During the recent energy conference when MDU Chief Executive Officer, David Goodin, was asked why they located the first refinery to be built in the US since 1976 near Dickinson, his gracious response was to say that they were "pleased" with the prompt regulatory process of North Dakota. The project was launched and it is expected to be completed within a two year span.

Read more: Prosperity for Rural Montana? Who Knew?

Information is Power

There is lots of discussion about the validity of the way news gets reported any more. Media "professionals" are finding their toes being stepped upon, and people who used to have a corner on the market, so to speak, are lamenting that they are no longer relevant.

There is lots of angst about the nature of the information and about who is putting it out there. Indeed there are many new venues – some good and some not so good. Some new, and some not so new.

I find that the issue comes down to what it has always come down to, using one's own resources and good judgment to determine the credibility of information – not just on the editor's part but on the part of the reader as well.

Read more: Information is Power

Privacy about More than Privacy

With all the concern about privacy being discussed today, it should be remembered that no one has a "right to privacy" – you only have a right to try to retain and maintain your privacy.

Government is not required to keep information private. Actually quite the opposite is true. In order to maintain transparency in Government, Government is under the onus to make most information available.

The important restraint on Government is NOT to obtain private information in the first place.

Read more: Privacy about More than Privacy

Talking about the Real Issue

It has nothing to do with energy.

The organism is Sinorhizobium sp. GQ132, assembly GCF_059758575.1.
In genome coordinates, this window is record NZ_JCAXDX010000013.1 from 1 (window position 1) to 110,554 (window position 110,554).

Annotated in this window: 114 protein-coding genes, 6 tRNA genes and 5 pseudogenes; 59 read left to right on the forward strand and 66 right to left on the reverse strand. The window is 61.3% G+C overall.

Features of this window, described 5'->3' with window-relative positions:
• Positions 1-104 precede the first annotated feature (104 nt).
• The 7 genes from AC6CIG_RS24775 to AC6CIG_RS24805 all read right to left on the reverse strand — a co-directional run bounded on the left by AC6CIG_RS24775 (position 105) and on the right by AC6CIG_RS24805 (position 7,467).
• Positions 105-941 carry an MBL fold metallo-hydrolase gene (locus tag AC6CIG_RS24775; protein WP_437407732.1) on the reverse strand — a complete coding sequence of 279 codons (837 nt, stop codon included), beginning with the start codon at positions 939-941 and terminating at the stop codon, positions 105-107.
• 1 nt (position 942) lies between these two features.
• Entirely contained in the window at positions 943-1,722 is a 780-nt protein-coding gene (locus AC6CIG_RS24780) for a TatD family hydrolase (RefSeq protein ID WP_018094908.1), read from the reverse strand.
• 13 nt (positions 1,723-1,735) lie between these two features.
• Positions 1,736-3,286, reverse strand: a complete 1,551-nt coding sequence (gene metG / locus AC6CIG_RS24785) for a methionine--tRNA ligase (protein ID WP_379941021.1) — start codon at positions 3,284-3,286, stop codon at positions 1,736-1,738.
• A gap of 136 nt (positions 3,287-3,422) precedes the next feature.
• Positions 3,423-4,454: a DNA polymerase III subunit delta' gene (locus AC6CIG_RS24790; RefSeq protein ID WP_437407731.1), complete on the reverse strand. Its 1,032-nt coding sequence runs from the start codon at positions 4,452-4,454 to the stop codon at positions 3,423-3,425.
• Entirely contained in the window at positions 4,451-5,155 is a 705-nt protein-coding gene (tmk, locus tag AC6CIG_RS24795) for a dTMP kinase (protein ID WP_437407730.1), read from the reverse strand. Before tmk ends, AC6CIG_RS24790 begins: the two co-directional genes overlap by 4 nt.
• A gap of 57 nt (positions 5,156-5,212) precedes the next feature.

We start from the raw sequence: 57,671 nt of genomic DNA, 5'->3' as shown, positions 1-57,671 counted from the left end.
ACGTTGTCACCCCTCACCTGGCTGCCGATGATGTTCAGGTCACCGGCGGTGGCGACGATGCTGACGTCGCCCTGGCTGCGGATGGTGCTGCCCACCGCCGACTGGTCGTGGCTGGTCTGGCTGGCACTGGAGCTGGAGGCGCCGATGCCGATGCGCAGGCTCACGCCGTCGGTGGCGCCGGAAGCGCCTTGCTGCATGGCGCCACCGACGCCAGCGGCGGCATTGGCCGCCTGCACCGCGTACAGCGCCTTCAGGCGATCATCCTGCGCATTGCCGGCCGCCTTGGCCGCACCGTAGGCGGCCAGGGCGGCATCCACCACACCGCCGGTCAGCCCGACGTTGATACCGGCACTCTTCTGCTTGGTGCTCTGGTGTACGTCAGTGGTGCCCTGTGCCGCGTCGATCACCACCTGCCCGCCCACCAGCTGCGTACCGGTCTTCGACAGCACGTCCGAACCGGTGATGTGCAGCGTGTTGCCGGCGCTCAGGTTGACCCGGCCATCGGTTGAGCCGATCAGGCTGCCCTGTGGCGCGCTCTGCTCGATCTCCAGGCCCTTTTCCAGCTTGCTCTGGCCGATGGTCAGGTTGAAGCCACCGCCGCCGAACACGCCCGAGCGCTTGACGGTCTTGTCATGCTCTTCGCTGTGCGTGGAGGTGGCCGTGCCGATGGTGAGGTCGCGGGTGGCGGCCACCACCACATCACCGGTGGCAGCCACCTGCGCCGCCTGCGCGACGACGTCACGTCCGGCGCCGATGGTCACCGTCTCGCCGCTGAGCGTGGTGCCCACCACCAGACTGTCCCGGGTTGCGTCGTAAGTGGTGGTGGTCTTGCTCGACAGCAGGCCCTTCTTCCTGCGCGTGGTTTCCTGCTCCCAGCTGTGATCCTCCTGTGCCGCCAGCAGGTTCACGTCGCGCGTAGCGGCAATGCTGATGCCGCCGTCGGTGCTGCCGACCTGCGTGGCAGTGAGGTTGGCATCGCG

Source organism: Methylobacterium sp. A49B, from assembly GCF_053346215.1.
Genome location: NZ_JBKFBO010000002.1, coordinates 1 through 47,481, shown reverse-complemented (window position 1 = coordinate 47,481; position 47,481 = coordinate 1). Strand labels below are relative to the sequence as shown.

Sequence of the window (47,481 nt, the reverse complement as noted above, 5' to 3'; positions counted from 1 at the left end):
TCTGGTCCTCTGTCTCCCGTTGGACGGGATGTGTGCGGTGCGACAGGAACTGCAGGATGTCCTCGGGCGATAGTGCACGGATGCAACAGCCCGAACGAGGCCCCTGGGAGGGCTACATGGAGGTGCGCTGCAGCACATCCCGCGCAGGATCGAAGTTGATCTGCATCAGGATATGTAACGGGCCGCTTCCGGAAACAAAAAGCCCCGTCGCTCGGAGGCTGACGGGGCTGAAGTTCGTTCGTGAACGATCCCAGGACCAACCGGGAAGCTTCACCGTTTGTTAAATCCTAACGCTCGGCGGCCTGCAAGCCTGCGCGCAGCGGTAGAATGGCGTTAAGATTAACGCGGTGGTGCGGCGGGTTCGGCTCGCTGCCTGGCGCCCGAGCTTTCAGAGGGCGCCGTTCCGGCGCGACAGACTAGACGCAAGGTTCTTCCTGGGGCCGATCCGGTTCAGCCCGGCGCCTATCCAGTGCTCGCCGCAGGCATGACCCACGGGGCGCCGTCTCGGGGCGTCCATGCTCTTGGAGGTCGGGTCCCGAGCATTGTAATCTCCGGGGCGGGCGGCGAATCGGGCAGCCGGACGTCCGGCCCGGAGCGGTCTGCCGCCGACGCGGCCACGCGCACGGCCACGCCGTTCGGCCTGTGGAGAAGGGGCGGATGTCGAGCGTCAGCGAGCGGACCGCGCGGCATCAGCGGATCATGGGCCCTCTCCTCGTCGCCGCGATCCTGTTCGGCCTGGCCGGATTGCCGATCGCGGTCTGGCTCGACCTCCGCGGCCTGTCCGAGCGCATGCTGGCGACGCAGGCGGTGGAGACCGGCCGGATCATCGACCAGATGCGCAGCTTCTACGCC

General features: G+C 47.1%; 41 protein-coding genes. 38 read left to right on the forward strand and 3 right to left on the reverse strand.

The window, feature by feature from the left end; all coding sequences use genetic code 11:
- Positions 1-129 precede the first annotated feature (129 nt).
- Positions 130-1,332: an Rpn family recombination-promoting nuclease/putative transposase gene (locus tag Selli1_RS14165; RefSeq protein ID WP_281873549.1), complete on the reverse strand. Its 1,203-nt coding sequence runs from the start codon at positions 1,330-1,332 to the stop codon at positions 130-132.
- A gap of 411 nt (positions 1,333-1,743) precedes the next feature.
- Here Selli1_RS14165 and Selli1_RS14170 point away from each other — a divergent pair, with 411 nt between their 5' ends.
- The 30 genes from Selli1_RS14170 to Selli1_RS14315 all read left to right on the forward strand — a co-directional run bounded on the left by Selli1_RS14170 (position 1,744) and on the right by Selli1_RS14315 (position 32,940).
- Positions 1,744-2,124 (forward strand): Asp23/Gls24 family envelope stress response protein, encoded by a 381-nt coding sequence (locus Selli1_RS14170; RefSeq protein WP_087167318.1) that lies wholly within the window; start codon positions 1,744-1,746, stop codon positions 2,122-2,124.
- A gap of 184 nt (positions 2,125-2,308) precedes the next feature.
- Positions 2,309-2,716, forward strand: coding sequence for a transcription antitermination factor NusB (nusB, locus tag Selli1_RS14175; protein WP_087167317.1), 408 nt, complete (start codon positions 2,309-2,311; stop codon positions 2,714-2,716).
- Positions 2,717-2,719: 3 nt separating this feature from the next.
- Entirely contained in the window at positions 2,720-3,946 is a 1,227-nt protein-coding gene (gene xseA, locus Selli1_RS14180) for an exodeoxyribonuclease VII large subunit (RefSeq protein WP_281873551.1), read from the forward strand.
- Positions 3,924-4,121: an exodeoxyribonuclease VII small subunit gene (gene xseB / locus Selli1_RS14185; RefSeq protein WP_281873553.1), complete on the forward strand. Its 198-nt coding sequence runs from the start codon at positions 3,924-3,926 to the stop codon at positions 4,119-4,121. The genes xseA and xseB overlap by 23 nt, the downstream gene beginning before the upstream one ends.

It's all about power – and not electrical power.

The discord that exists regarding energy solutions really has nothing to do with energy – it's a struggle over political power. To argue the merits of one kind of energy over another shouldn't be a political discussion. Neither should the entire issue of global warming be a political discussion – unless of course such issues are being used as leverage to get people to give up liberty they would not otherwise be convinced to relinquish.

Read more: Talking about the Real Issue

What is Better than Freedom?

by Evelyn Pyburn

 

There was a time that the United States was the beacon for economic freedom.

Not any more – while, around the world other countries have advanced their freedom to a degree never before seen, the US is clamping down on freedom in ways that often astonish newcomers to the country.

The US has slipped out of the top ten in the Heritage Foundation's Index of Economic Freedom, after seven years of persistent decline.

Read more: What is Better than Freedom?

Education Funds Ignored

The Montana State Land Board announced that they are turning $120 million over to Montana public schools. The funds are those generated from state lands held in trust for the purpose of funding public education.

While $120 million sounds like a lot of money, the fact is it is nothing compared to what could be. The State Land Board is missing a huge opportunity to fully fund Montana schools because of an anti-business political agenda and a steadfast opposition to developing natural resources.